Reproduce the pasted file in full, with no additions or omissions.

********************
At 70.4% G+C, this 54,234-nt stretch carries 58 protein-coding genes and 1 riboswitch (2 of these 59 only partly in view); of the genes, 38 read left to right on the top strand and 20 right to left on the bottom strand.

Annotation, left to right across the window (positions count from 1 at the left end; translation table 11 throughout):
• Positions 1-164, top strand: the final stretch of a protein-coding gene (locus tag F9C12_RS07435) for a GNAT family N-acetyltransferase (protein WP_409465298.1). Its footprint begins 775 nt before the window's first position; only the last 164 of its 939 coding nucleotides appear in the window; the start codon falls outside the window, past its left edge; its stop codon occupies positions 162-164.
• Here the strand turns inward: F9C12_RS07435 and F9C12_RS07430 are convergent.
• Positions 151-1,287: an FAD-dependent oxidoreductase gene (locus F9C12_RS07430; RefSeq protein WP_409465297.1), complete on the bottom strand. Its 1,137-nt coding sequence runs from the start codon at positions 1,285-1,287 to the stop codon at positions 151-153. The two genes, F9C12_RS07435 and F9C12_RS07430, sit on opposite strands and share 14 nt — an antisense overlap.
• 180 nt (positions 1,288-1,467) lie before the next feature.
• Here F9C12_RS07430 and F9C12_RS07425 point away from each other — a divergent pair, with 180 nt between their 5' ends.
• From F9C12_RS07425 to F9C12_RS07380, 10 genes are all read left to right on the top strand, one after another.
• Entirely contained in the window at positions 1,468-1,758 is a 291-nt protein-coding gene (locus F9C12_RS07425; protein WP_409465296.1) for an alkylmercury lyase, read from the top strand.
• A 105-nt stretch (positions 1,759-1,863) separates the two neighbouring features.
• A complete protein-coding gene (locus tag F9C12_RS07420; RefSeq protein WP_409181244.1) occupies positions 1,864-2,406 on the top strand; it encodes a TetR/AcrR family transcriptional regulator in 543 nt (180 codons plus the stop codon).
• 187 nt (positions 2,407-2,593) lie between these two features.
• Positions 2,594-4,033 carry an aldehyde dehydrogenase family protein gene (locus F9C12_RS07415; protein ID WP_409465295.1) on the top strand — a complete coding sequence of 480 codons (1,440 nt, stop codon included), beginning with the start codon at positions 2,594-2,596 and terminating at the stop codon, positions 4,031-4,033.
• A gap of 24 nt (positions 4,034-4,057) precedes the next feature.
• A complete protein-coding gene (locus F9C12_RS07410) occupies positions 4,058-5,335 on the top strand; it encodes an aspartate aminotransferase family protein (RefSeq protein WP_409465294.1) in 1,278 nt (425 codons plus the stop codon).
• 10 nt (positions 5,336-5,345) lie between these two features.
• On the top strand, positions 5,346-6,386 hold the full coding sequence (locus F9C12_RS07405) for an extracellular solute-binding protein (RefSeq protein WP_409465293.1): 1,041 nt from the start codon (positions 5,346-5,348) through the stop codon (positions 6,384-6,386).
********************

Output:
At 70.4% G+C, this 54,234-nt stretch carries 58 protein-coding genes and 1 riboswitch (2 of these 59 only partly in view); of the genes, 38 read left to right on the top strand and 20 right to left on the bottom strand.

Annotation, left to right across the window (positions count from 1 at the left end; translation table 11 throughout):
• Positions 1-164, top strand: the final stretch of a protein-coding gene (locus tag F9C12_RS07435) for a GNAT family N-acetyltransferase (protein WP_409465298.1). Its footprint begins 775 nt before the window's first position; only the last 164 of its 939 coding nucleotides appear in the window; the start codon falls outside the window, past its left edge; its stop codon occupies positions 162-164.
• Here the strand turns inward: F9C12_RS07435 and F9C12_RS07430 are convergent.
• Positions 151-1,287: an FAD-dependent oxidoreductase gene (locus F9C12_RS07430; RefSeq protein WP_409465297.1), complete on the bottom strand. Its 1,137-nt coding sequence runs from the start codon at positions 1,285-1,287 to the stop codon at positions 151-153. The two genes, F9C12_RS07435 and F9C12_RS07430, sit on opposite strands and share 14 nt — an antisense overlap.
• 180 nt (positions 1,288-1,467) lie before the next feature.
• Here F9C12_RS07430 and F9C12_RS07425 point away from each other — a divergent pair, with 180 nt between their 5' ends.
• From F9C12_RS07425 to F9C12_RS07380, 10 genes are all read left to right on the top strand, one after another.
• Entirely contained in the window at positions 1,468-1,758 is a 291-nt protein-coding gene (locus F9C12_RS07425; protein WP_409465296.1) for an alkylmercury lyase, read from the top strand.
• A 105-nt stretch (positions 1,759-1,863) separates the two neighbouring features.
• A complete protein-coding gene (locus tag F9C12_RS07420; RefSeq protein WP_409181244.1) occupies positions 1,864-2,406 on the top strand; it encodes a TetR/AcrR family transcriptional regulator in 543 nt (180 codons plus the stop codon).
• 187 nt (positions 2,407-2,593) lie between these two features.
• Positions 2,594-4,033 carry an aldehyde dehydrogenase family protein gene (locus F9C12_RS07415; protein ID WP_409465295.1) on the top strand — a complete coding sequence of 480 codons (1,440 nt, stop codon included), beginning with the start codon at positions 2,594-2,596 and terminating at the stop codon, positions 4,031-4,033.
• A gap of 24 nt (positions 4,034-4,057) precedes the next feature.
• A complete protein-coding gene (locus F9C12_RS07410) occupies positions 4,058-5,335 on the top strand; it encodes an aspartate aminotransferase family protein (RefSeq protein WP_409465294.1) in 1,278 nt (425 codons plus the stop codon).
• 10 nt (positions 5,336-5,345) lie between these two features.
• On the top strand, positions 5,346-6,386 hold the full coding sequence (locus F9C12_RS07405) for an extracellular solute-binding protein (RefSeq protein WP_409465293.1): 1,041 nt from the start codon (positions 5,346-5,348) through the stop codon (positions 6,384-6,386).